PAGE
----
By Jessica Jones
The Hoover Fire Fighters Association, Hoover High School and Spain Park High School recently made a colorful contribution to Children’s of Alabama.
With the help of students in Hoover, the association made a donation of 12 hand-painted Radio Flyer wagons to help the young patients at the hospital.
“It’s been wonderful how our community has come together to donate the wagons the way that they have,” said Bonnie Bivins, volunteer coordinator for Children’s of Alabama.
Lee Kilgore, a medic with the Hoover Fire Department, said the donation is traditionally a collaborative effort with participants from the Hoover Fire Fighters Association. However, this year, students from Hoover and Spain Park high schools were enlisted to help paint the wagons, he said.
The Hoover Fire Fighters Association’s involvement with the project started a few years ago when the Hoover Arts Alliance needed a way to fund its donation, Kilgore said.
“The Hoover Arts Alliance called us about three years ago and asked if we could assist them by purchasing wagons that they were going to paint and donate to Children’s Hospital,” Kilgore said. “They needed the money and they didn’t have any way of raising money.”
Although the Hoover Arts Alliance participated in painting the wagons in the past, they were unable to assist this year. That’s when the Hoover students stepped up and answered the call to help.
“We decided to call Spain Park and Hoover High to see if their art departments would like to paint the wagons that we purchased this year,” Kilgore said. “They both jumped on board.”
Six of the wagons were purchased by the hospital’s Radio Flyer supplier in Northport, and the other six were purchased by the Fire Fighters Association.
The wagons are used to transport children too small for wheelchairs around the hospital.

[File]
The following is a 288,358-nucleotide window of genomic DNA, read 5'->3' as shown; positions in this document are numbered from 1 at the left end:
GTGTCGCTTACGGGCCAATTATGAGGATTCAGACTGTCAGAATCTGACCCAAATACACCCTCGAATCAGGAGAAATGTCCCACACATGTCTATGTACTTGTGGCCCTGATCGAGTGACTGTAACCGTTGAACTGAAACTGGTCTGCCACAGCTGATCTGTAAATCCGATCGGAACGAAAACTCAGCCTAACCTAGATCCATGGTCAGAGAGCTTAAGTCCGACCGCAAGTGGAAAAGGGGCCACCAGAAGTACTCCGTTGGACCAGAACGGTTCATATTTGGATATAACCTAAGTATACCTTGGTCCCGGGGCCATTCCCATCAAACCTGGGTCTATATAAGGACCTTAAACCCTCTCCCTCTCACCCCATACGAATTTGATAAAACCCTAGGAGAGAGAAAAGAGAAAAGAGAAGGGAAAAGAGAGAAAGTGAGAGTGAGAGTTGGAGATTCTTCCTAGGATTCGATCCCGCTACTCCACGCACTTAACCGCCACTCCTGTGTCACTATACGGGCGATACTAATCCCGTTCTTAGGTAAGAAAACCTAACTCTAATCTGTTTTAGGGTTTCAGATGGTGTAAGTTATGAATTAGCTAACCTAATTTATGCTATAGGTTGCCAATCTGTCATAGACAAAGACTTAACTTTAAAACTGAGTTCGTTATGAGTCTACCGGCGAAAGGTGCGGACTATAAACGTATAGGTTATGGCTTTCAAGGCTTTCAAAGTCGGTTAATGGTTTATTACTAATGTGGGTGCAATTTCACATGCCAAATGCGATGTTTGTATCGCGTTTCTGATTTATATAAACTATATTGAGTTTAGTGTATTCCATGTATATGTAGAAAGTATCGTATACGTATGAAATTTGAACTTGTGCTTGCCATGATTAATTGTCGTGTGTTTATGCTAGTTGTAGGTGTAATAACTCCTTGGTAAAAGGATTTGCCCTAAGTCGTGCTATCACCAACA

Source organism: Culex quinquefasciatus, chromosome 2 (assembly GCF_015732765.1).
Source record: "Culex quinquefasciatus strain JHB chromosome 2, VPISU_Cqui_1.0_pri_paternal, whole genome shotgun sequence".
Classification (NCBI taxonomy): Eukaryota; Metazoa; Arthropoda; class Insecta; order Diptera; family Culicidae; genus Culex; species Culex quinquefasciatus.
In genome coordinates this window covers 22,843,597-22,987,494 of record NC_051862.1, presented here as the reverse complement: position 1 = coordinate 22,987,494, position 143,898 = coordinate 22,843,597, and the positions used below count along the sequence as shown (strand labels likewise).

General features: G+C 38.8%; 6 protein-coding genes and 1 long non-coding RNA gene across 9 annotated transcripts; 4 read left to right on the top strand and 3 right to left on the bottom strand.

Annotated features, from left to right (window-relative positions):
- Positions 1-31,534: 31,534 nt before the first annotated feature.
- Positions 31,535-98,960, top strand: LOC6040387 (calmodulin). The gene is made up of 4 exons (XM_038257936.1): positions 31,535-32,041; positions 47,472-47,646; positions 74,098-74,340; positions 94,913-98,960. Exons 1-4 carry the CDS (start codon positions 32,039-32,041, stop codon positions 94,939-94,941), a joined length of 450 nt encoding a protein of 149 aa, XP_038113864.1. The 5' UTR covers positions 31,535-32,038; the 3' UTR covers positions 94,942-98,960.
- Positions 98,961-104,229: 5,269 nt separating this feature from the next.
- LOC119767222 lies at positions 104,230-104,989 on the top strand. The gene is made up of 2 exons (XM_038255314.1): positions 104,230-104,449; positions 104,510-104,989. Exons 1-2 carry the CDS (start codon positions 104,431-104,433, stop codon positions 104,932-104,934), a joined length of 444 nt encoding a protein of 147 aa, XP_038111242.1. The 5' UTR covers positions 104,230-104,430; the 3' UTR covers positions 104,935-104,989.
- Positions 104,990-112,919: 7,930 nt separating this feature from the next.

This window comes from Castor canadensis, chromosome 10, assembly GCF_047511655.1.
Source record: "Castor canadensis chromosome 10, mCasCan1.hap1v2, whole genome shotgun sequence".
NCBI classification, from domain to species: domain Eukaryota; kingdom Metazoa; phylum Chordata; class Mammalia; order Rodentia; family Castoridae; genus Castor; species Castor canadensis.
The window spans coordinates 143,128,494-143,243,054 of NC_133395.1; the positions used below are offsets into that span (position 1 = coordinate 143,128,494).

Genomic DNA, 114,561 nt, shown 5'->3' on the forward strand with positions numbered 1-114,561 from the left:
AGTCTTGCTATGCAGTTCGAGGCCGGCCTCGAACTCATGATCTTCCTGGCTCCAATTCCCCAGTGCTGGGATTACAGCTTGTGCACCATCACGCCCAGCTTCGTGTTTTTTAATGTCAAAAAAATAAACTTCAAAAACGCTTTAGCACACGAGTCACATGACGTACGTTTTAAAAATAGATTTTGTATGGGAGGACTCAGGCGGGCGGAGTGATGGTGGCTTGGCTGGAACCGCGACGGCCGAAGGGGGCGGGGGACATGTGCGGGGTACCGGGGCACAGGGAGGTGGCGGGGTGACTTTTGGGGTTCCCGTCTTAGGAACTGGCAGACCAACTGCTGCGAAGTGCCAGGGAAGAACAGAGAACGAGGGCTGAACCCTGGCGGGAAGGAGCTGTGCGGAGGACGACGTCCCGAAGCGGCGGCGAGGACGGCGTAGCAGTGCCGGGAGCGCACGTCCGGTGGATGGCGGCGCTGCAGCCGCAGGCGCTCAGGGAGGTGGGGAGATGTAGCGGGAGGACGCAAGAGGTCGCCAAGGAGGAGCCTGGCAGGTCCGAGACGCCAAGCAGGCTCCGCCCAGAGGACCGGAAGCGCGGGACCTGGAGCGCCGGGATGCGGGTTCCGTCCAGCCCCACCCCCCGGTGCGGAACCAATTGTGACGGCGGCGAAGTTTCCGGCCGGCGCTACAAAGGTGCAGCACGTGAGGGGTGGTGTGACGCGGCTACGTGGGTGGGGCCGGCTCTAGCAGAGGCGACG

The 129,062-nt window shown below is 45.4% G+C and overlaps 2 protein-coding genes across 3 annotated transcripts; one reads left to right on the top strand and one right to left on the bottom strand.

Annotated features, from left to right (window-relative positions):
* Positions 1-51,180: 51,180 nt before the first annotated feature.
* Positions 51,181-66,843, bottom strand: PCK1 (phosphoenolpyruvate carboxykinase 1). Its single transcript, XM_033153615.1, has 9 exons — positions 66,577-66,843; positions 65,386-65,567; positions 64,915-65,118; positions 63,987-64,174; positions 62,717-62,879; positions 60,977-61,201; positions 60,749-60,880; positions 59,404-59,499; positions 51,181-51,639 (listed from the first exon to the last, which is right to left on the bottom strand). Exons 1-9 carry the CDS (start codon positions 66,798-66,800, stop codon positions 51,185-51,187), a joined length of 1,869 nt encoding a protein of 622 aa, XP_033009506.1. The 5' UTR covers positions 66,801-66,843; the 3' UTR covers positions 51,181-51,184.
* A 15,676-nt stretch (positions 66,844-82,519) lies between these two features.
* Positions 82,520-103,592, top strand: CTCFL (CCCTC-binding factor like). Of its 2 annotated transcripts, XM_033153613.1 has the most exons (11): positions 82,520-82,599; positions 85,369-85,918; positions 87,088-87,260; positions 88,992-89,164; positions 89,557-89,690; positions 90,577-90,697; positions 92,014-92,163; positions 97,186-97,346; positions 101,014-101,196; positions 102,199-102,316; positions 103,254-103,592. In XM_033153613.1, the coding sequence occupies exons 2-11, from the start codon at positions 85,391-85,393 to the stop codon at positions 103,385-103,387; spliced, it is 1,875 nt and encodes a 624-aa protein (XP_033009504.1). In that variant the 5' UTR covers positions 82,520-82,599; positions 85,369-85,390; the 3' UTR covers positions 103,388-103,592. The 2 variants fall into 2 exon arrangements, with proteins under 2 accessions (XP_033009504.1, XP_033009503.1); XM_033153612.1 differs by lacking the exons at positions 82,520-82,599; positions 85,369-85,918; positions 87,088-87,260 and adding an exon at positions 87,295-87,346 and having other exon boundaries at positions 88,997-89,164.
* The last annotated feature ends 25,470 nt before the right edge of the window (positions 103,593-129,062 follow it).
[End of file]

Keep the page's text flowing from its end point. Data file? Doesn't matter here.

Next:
Bivins said the wagons are immensely important for hospital use and the transportation of children because the wagons allow them to be transported comfortably and also allow for IV transport.
“The wagons are just unbelievably important to the families and to the children as well,” Bivins said. “They just get to get out and get away from the room and also they use it as a means of transport sometimes when they go to the performance center and there’s an event going on there.”
Wagons are also used during discharge for hauling luggage and gifts the patients receive during their stays, Bivins said.
The practicality of the wagons is important, but the paint jobs give them a little something extra, she said.
“They do different themes. That’s what’s so awesome about this donation, because they came up with so many themes and they were decorated absolutely beautifully,” she said.
With themes ranging from Winnie the Pooh to the Wizard of Oz and colorful images of cupcakes and ice cream cones, the children’s reactions to the different designs and colors are just as important as the function of the wagons, Bivins said.
“It’s so cool to see a little boy come up and pick out one that’s got a rocket ship and he can pretend he’s going to space in that little wagon,” she said. “That means a lot, because they’re excited to get in a wagon, and when it’s all decorated up, it just makes them feel so special,” Bivins said.
For more information on donating to Children’s of Alabama, visit foundation.childrensal.org.